The Minotaur Story
ROW80-1 - 01/19 - Creative procrastination

Oven baked dry rub ribs

Here's a good recipe to make while you're spending the afternoon writing. I got it from this web site, but simplified it so that I could print out on one page.

Step 1 -What you'll need:

  • a rack of ribs (I used the "baby back" variety)

  • a baking sheet

  • cooling racks or other wire racks to keep the meat above the baking sheet

  • spices for dry rub (recipe on next step!)

  • oven set to 300 F

Step 2 The Dry Rub

  • 2 1/2 T chili powder

  • 2 T ground cumin

  • 1 T ground coriander

  • slightly less than 1 T if using table or sea salt OR 1 T kosher salt

  • 1 T paprika

  • 1 T dark brown sugar

  • 1/2 T freshly ground black pepper

  • 1/4 tsp cayenne

  • 1/2 tsp mustard

  • 1/2 tsp garlic powder

This makes about a cup of rub. You'll have enough left over for another use.

Step 3 Prep and apply dry rub.

Preheat oven to 300 F.

Clean ribs by running them under warm water and patting dry. You can remove the inner membrane too, for better spice penetration.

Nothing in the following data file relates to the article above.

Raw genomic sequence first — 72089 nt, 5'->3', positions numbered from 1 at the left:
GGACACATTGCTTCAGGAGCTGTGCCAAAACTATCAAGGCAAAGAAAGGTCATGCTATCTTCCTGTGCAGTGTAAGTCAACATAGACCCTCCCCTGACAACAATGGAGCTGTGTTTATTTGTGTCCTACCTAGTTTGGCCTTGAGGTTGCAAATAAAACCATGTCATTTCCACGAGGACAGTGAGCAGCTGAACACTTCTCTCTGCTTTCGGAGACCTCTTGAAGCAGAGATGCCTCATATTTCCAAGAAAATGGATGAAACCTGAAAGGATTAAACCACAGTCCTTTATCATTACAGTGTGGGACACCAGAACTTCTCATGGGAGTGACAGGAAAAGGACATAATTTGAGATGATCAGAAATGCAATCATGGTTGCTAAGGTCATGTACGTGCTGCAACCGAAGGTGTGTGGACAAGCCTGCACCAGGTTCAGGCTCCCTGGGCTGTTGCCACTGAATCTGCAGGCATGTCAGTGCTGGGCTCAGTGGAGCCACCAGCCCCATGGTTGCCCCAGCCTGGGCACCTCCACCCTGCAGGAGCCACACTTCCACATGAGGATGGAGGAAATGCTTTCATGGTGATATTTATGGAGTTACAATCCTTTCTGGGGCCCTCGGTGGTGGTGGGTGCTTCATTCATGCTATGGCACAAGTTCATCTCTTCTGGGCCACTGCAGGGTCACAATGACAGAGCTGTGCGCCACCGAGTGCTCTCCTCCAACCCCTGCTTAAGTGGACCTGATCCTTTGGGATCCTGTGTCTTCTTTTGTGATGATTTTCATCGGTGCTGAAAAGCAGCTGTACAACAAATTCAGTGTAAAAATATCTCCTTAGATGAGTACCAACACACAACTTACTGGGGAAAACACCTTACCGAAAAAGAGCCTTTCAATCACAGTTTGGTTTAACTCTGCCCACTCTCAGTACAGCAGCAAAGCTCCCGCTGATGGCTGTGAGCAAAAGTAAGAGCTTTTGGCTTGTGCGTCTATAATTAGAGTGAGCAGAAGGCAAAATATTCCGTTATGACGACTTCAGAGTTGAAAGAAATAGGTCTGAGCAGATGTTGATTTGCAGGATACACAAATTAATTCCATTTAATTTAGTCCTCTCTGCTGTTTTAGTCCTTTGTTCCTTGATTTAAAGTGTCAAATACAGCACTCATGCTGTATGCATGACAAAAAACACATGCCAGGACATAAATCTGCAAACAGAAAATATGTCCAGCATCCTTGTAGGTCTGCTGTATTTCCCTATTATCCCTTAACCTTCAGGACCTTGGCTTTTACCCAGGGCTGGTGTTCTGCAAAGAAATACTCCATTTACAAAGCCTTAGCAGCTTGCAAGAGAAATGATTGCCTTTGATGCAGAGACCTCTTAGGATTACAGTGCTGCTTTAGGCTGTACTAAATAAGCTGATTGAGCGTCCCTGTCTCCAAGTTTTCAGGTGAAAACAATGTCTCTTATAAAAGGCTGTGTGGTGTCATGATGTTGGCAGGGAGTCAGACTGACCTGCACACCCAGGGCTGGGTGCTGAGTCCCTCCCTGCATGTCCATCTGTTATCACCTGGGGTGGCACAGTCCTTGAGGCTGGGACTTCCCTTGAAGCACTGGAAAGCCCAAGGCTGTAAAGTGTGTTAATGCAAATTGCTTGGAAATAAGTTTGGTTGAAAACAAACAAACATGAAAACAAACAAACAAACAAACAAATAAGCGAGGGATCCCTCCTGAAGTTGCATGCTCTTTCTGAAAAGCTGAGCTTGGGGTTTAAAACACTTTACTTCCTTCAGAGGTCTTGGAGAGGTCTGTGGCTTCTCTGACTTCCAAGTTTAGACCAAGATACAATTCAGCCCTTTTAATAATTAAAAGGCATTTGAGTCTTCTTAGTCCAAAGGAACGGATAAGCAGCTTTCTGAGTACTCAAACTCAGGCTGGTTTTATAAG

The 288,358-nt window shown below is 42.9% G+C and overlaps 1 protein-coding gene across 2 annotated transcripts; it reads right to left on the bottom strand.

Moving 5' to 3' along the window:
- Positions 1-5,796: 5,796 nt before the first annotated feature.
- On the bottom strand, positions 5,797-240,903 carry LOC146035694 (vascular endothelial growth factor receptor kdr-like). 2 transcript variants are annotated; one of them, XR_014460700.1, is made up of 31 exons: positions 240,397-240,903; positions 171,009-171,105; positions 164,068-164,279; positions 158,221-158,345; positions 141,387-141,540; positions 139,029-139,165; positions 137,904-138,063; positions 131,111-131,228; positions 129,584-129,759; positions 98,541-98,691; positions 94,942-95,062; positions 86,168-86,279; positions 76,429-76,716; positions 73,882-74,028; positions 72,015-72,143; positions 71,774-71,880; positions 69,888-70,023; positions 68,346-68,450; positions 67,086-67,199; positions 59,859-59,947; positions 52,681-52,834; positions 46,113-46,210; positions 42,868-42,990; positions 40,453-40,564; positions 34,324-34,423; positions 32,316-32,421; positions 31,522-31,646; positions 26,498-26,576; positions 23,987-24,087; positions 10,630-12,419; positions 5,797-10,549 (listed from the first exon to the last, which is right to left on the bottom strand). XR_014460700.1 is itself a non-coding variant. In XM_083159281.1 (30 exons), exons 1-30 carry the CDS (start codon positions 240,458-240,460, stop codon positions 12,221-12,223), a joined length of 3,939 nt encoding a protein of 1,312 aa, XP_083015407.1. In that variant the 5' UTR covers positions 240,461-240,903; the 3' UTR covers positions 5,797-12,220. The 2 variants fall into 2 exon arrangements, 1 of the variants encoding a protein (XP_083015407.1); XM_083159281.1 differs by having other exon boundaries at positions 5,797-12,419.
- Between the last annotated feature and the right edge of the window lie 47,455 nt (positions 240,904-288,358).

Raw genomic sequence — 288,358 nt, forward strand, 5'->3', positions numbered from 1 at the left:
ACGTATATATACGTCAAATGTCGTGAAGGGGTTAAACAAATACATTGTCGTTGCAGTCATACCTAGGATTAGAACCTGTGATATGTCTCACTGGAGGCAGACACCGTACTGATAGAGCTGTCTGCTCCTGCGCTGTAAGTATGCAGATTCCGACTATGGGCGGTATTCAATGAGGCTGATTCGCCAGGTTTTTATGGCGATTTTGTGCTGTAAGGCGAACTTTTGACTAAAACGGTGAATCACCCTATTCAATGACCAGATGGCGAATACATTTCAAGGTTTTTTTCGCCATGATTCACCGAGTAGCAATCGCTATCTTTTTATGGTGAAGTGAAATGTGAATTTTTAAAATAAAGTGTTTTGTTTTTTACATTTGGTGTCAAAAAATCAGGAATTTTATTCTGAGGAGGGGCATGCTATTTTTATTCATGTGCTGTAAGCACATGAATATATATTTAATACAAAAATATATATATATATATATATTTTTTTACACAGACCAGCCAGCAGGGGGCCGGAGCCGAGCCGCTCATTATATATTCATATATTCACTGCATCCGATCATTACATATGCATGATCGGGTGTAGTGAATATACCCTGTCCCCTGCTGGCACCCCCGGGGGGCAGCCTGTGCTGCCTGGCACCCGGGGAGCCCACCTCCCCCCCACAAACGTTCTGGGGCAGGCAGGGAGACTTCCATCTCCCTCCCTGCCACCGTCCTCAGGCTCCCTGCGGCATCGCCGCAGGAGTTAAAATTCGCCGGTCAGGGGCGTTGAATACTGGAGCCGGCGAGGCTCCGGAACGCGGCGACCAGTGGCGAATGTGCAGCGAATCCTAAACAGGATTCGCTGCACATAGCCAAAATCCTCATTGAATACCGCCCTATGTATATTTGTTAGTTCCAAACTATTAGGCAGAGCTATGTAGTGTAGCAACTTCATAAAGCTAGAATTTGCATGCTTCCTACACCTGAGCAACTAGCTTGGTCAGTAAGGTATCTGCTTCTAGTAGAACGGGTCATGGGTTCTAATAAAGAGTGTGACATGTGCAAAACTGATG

Apply 1/4 C of dry rub on each side of the ribs. (I used a 1/4 cup scoop to dump it onto the ribs so there was no cross-contamination and I could store the rest of the rub with no worries!) Really work it in with your hands until everything is covered.

Then, place it on the rack bone side down.

(Note that you can line the baking sheet with aluminum foil as well for quicker cleanup)

Step 4 Cook for one hour.

Make sure you have the ribs in the middle of the oven and that the oven's properly preheated. :)

After one hour, they'll come out looking like the picture above - starting to brown, lose a bit of fat, and the cut bones will begin to show as the meat cooks and shrinks.

Turn the tray and put the ribs back in the oven. Now we're going to start checking them every 30 minutes.

Step 5 Additional cooking time.

You'll cook the ribs for 1 ½ to 2 more hours, turning the tray every 30 minutes. (Remember not to turn the ribs over, just change the direction of the tray!). They’re done when meat starts to pull away from bone ends.

Make sure to let them rest a little (15 min) before you cut into them.








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